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Sexta-feira, 20 / 03 / 20

What Is Willful Ignorance and 5 Examples of How It Works

What Is Willful Ignorance 

and 5 Examples of How It Works

Lottie Miles, M.A.


Posted March 19, 2020.

Willful Ignorance Examples.

Willful ignorance is built on the deliberate avoidance of evidence that doesn’t match one’s existing beliefs. This can be a defense mechanism as it allows us to create a world we feel safe in, akin to confirmation bias.
However, it is also often apparent in behavior that is socially harmful. In this post, we will explore what willful ignorance is and explore this in examples of how it works in everyday life.
What Is Willful Ignorance?
As already outlined, it necessarily involves the deliberate omission of information in a decision-making process. If we are unaware of information, then we would simply be ignorant of something.
It can appear in all sorts of ways in our everyday lives, from ignoring issues that make us feel bad to rejecting irrefutable evidence that doesn’t match our world view. Willful ignorance is also sometimes termed willful blindness, as in Margaret Heffernan’s interesting exploration of the topic. She notes that:
“what we choose to let through and to leave out is crucial. We mostly admit the information that makes us feel great about ourselves, while conveniently filtering whatever unsettles our fragile egos and most vital beliefs”
Being willfully ignorant can sometimes protect the brain and work as a defense mechanism. It helps people overcome situations they would otherwise find too much. However, in extreme cases, it can actually lead us to take certain courses of action that can be harmful to ourselves or others. It can also prevent us from taking necessary actions that we should do but do not.
5 Examples of How Willful Ignorance Works in Everyday Life
Being deliberately ignorant about certain matters can help to protect us from scenarios we cannot face. However, being too willfully ignorant can also lead us to cause social harm. It can prevent us from making changes in our lives and be potentially dangerous for our entire existence.
Here, we outline 5 different ways willful ignorance plays out in our daily lives from the mundane through to the serious.
Sport offers a useful way to explore common benign ways people enact willful ignorance in their lives. For example, be it basketball or soccer, if you are the player on a team, more often than not every decision that goes against you appears to be wrong.
Even though sports stars know their actions are on video, they can still appeal against decisions seemingly convinced that what they just did, didn’t happen. Equally, fans watching the game may employ willful blindness to the bad actions of players on the team they support.
Creationism & Intelligent Design
Creationists necessarily have to create new narratives to explain away evidence for evolution. Rather than looking at evidence as building blocks, creationist science seeks to manipulate the building blocks until they match the existing ideology.
Indeed, both creationists and intelligent design ‘scientists’ have to ignore hundreds of studies. These studies verify certain facts of evolution confirmed at both a micro and macroevolutionary scale so they cannot be confronted, only circumvented. This protects them on an emotional level by defending their world view.
Self-deception through willful ignorance can have beneficial and detrimental effects when it comes to education. For example, if we receive a low score in a test and blame it on the course content not matching the exam, we may feel better about ourselves. However, to do this, we may need to ignore the fact other people we know scored highly on the test.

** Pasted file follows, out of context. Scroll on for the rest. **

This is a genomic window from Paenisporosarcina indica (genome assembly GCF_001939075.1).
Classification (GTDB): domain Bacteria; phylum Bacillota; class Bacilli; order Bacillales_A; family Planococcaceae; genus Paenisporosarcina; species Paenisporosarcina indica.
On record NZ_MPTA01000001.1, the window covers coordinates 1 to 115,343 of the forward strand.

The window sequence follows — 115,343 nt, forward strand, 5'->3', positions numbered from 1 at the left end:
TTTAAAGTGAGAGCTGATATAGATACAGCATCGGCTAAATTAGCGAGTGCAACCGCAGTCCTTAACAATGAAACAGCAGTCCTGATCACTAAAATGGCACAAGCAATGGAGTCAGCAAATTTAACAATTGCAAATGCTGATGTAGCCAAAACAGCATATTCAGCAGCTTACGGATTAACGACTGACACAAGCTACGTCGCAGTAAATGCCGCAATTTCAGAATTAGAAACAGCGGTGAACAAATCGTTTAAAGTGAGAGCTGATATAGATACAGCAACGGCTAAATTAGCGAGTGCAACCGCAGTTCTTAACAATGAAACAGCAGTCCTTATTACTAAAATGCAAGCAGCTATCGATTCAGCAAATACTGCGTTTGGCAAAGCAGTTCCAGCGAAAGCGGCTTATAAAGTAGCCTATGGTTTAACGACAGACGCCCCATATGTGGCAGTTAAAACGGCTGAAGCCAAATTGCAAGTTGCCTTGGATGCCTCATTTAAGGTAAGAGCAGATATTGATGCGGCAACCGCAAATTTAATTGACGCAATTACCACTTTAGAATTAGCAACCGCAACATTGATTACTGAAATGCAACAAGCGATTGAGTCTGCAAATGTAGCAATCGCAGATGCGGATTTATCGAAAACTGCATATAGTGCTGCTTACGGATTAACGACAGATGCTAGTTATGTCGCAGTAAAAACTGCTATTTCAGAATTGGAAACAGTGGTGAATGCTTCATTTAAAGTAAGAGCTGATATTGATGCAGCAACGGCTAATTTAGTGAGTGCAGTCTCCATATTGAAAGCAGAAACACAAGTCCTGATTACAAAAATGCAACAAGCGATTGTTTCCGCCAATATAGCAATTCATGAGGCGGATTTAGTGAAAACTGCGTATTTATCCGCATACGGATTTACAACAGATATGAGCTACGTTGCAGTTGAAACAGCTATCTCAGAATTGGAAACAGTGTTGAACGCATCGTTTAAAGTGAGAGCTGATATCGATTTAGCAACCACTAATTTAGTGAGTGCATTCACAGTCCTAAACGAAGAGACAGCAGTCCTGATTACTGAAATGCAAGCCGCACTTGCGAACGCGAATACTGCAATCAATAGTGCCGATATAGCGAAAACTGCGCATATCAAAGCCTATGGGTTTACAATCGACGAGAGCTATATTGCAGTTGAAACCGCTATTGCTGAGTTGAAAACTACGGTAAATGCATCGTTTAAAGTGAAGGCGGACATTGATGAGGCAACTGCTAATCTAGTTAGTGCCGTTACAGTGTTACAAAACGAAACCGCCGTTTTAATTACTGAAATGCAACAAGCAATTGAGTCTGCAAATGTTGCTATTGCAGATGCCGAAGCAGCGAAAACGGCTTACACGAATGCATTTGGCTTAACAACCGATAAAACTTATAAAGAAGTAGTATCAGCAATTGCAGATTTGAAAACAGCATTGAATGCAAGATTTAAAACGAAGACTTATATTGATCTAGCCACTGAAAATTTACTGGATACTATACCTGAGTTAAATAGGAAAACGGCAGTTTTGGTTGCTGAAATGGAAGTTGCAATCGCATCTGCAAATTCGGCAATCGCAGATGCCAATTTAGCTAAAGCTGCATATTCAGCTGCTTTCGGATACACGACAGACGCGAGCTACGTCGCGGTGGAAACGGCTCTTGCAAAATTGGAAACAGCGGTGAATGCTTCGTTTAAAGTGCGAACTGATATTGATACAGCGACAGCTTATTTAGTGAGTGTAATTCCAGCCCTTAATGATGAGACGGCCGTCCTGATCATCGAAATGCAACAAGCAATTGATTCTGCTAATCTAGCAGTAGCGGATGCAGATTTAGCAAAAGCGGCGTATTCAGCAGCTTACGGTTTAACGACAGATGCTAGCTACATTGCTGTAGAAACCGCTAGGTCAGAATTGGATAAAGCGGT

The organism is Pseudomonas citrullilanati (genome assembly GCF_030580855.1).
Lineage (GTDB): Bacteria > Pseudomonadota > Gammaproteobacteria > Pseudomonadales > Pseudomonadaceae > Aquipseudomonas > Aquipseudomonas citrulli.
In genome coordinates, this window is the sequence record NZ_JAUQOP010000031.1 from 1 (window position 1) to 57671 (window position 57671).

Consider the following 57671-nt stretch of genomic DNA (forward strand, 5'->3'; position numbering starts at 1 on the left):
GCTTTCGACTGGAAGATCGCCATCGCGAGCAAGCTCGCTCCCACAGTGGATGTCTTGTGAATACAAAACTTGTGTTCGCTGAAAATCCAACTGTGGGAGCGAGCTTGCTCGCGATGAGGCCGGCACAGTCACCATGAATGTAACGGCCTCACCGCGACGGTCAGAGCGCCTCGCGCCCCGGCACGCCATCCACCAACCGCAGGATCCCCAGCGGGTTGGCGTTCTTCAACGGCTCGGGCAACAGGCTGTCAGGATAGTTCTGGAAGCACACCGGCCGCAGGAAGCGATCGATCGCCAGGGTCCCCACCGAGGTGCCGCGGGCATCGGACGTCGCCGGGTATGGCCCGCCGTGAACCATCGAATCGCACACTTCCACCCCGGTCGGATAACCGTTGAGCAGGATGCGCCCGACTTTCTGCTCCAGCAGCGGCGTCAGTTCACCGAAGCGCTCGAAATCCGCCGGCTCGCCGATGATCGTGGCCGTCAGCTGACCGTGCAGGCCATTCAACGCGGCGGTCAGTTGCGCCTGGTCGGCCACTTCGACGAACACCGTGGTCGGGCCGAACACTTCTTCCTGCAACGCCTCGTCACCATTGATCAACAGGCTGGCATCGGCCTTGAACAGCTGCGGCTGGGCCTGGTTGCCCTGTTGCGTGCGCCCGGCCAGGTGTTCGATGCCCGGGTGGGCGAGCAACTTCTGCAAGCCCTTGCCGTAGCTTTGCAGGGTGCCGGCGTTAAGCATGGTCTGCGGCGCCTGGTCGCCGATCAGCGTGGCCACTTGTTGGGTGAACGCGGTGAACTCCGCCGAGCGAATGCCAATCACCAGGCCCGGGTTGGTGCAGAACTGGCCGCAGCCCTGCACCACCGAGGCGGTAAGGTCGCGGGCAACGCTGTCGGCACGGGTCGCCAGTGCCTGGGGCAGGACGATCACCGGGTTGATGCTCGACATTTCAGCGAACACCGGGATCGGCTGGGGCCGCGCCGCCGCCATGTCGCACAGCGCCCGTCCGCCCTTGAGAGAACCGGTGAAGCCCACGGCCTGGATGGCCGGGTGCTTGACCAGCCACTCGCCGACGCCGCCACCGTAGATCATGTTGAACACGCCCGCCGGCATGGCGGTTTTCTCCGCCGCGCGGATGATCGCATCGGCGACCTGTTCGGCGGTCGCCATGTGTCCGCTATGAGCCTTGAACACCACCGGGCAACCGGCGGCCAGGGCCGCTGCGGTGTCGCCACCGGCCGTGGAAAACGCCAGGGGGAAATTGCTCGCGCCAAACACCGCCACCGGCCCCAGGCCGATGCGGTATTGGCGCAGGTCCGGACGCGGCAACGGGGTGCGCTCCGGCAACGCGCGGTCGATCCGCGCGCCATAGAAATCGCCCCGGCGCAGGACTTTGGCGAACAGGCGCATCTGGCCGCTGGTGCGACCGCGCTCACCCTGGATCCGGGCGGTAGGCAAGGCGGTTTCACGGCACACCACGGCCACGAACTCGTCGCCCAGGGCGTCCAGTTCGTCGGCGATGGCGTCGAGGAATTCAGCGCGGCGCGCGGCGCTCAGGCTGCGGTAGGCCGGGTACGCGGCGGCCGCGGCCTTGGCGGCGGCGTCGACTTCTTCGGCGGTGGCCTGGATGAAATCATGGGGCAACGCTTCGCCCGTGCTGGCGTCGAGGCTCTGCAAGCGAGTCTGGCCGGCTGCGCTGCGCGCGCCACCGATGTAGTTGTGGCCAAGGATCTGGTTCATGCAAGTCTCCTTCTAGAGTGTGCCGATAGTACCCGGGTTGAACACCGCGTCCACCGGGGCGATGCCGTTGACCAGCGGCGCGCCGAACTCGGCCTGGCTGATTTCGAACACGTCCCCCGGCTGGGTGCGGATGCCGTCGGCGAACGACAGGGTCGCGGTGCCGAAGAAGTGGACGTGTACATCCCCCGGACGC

If we feel okay with a low score, we may not take the time to reflect on what we could have done differently to achieve a better result. As such, it is important to recognize if we are willfully ignoring things that may help us take positive actions in our lives.
A common area where most people will have a personal understanding of willful ignorance is being healthy. In this case, being willfully ignorant can have negative consequences for the individual and society at large.
We all know smoking is bad, alcohol is bad, ice cream is bad. However, this fact alone is insufficient to prevent many of us from consuming these things. This is akin to cognitive dissonance. But there are ways we can recognize and overcome this way of thinking and being.
Health also provides an example of where willful ignorance can harm others as well as ourselves. For example, according to the WHO ‘vaccine hesitancy is one of the top 10 global health threats’.
Movements like the anti-vaxxers have grown in popularity, especially in Europe. This has seen a rise in people unsure about the safety of vaccines. In fact, 21 percent of the global population is now feeling this way.
Climate change
Climate change perhaps best represents how being willfully ignorant can be both useful as a defense mechanism and socially harmful to ourselves and others. More and more people are experiencing climate change distress. Thus, a certain amount of willful blindness is necessary for many people in order to protect their mental well-being.
However, if everyone practices willful blindness about the issue of climate change, then climate catastrophe for most on the planet will lie ahead.
Final Words
From this exploration of common examples of willful ignorance in everyday life, it is clear that it is somewhat of a double-edged sword. It can be an effective defense mechanism protecting us from events that challenge our comfortable world view. But it can also have negative consequences if we leave it unchecked.



Lottie Miles


About the Author: Lottie Miles

Lottie Miles is a professional researcher and writer with a passion for human rights. She has 4 years of experience working within the NGO sector and has a Masters Degree in Social Policy. She has a keen interest in exploring ways in which happiness habits can help to improve mental health and wellbeing. In her spare time, she likes doing crossword puzzles, painting and traveling.
Copyright © 2012-2019 Learning Mind. All rights reserved. For permission to reprint, contact us.

Compiled by http://violetflame.biz.ly from: 

No religious or political creed is advocated here.

Organised religion is unnecessary to spirituality.

Excellent teachings of the masters have been contaminated by the dogmatic control of these religions.

Discernment yes; judgement does not.
If you use discernment you are free to research with an open mind. 

With discernment it is possible to reach the spirit of the letter of any writing and it is also much easier to listen to the voice of the soul that comes from the heart.
Individually you can be helped to find your Truth that is different of everyone. 

Please respect all credits.

Discernment is recommended.

All articles are of the respective authors and/or publishers responsibility.